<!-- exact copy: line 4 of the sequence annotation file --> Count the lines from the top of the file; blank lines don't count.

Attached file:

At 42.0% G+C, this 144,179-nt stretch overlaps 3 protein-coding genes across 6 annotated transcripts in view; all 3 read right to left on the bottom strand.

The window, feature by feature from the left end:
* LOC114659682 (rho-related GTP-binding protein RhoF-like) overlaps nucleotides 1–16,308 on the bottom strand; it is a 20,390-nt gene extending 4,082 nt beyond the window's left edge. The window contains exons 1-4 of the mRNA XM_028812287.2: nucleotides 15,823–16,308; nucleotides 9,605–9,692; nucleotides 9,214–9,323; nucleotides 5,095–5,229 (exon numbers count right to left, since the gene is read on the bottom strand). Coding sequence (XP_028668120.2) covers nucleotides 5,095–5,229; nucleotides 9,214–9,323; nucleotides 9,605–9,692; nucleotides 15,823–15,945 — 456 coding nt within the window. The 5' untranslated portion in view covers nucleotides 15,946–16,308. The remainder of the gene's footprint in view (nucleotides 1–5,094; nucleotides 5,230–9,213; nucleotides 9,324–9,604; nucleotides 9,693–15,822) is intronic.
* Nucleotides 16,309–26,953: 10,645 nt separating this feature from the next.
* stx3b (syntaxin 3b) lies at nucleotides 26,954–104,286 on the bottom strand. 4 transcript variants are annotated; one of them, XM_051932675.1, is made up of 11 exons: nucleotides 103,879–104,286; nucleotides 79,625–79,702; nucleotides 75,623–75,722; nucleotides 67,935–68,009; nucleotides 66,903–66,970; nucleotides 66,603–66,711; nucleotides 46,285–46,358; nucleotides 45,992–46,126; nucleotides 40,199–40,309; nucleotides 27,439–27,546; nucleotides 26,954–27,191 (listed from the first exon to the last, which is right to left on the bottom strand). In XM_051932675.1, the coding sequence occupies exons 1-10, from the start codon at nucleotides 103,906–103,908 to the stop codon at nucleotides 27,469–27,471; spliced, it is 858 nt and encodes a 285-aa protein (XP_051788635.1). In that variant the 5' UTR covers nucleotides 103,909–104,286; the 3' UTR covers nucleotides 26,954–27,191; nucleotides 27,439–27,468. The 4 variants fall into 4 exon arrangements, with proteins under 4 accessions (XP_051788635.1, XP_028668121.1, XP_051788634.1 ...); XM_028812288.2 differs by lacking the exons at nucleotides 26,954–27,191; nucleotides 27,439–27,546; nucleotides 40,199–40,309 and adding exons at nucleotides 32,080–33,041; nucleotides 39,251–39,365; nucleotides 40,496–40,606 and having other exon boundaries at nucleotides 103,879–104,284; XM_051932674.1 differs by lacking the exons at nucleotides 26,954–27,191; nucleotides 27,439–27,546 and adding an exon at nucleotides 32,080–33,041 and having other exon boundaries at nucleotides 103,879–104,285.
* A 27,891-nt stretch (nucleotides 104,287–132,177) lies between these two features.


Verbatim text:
* Nucleotides 16,309–26,953: 10,645 nt separating this feature from the next.